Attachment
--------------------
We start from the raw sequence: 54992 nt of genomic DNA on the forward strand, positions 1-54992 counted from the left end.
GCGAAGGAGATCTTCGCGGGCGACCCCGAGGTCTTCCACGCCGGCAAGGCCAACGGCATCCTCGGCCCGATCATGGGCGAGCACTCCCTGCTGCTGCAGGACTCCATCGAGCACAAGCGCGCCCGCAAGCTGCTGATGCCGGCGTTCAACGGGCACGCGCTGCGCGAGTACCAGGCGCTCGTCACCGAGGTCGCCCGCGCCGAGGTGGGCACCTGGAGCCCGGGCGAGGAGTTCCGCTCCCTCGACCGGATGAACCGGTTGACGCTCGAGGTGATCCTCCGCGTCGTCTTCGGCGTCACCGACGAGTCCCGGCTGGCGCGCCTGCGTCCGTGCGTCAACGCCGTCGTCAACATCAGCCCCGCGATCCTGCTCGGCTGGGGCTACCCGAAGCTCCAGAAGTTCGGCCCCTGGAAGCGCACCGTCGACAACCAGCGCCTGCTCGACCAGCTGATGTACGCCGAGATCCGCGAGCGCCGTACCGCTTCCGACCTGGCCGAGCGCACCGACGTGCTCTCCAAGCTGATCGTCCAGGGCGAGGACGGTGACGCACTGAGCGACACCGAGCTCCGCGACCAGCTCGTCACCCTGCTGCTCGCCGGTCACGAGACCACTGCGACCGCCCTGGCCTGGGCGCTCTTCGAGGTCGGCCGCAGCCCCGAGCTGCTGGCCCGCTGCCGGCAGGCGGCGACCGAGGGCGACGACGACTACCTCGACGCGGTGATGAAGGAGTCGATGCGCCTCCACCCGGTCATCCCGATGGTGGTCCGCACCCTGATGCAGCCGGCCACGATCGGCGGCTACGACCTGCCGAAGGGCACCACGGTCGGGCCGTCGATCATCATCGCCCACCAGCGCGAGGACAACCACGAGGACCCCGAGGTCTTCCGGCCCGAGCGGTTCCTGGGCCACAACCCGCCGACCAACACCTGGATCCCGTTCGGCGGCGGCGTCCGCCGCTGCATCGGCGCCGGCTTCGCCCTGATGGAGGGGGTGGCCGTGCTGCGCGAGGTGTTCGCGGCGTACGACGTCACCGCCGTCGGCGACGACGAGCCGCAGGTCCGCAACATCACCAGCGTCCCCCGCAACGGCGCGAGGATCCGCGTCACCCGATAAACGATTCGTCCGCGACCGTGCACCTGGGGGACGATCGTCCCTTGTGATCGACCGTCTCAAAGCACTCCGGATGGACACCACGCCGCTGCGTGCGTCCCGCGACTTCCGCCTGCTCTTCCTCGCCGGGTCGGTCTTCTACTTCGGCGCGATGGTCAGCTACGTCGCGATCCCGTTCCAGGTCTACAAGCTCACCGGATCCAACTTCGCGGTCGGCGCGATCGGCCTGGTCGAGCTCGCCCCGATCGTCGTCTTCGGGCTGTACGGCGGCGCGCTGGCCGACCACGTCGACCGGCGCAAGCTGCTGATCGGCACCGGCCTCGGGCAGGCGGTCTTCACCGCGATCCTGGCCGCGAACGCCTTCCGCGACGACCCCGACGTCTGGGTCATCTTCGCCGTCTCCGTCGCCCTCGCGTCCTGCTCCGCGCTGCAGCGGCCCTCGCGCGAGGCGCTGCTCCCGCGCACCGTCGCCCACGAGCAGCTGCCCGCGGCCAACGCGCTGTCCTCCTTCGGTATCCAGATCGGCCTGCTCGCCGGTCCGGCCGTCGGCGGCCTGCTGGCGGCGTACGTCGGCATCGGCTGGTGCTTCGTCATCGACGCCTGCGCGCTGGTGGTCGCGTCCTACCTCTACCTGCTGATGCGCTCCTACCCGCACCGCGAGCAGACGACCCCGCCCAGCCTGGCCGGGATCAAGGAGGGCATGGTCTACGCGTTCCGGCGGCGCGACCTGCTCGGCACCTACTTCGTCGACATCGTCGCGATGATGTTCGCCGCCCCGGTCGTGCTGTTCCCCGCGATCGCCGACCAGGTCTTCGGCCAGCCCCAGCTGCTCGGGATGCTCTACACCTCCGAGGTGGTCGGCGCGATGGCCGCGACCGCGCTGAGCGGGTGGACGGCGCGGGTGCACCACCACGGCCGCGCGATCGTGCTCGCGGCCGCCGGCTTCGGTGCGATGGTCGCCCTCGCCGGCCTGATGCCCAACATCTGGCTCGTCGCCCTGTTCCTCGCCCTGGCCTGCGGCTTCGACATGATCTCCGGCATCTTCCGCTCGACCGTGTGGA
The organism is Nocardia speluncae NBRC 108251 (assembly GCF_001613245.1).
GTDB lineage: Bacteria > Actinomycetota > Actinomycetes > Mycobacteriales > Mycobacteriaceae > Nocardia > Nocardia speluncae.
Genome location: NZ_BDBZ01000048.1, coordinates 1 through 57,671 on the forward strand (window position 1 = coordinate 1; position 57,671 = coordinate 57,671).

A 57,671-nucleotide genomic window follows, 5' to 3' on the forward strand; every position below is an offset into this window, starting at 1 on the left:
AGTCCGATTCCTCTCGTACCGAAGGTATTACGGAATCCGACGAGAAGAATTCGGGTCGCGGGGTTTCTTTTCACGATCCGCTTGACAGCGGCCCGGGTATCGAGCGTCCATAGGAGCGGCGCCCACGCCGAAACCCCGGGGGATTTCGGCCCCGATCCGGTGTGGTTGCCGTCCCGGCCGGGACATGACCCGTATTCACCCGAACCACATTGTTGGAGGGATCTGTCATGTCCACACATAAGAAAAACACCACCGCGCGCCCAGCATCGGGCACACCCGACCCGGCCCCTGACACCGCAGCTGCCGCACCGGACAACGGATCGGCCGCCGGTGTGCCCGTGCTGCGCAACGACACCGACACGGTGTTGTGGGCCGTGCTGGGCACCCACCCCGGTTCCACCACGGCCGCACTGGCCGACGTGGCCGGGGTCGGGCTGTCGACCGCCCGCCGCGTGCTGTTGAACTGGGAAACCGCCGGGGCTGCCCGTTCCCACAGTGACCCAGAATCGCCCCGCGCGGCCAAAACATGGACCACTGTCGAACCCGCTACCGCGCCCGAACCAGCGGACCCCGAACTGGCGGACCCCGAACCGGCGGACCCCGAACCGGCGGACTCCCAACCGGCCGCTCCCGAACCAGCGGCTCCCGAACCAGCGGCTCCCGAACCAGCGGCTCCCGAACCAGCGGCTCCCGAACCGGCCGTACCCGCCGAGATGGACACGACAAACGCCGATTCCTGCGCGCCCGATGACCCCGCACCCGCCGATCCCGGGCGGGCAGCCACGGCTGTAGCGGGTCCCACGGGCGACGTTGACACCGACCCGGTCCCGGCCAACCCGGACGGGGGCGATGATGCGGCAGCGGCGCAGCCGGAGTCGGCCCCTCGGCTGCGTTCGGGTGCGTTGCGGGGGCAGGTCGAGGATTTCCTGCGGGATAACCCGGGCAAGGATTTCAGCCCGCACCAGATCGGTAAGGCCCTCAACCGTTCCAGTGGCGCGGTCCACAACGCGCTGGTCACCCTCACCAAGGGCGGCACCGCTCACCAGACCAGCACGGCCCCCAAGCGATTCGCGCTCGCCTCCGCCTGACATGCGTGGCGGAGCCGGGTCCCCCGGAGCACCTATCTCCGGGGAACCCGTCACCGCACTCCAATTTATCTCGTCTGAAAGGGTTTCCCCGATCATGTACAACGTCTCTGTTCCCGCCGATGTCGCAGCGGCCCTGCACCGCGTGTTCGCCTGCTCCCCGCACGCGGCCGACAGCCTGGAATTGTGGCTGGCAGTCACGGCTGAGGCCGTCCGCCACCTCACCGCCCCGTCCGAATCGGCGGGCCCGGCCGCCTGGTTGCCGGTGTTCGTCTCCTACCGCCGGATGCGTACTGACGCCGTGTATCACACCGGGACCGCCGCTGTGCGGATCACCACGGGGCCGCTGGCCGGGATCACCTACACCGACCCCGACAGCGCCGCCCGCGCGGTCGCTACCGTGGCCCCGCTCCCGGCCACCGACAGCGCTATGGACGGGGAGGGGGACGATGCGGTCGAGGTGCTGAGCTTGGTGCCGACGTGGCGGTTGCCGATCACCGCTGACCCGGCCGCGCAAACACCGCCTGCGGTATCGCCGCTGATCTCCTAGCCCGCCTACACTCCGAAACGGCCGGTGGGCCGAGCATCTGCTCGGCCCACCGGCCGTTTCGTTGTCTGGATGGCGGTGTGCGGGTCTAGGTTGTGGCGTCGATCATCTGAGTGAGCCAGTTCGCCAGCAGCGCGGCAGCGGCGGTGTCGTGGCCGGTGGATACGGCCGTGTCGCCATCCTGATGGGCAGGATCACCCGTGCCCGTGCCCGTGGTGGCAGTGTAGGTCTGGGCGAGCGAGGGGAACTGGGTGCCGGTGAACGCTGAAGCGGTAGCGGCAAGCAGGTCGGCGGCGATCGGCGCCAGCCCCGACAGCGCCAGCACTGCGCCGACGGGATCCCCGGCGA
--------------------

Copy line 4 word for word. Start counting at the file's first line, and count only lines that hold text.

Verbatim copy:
GTDB lineage: Bacteria > Actinomycetota > Actinomycetes > Mycobacteriales > Mycobacteriaceae > Nocardia > Nocardia speluncae.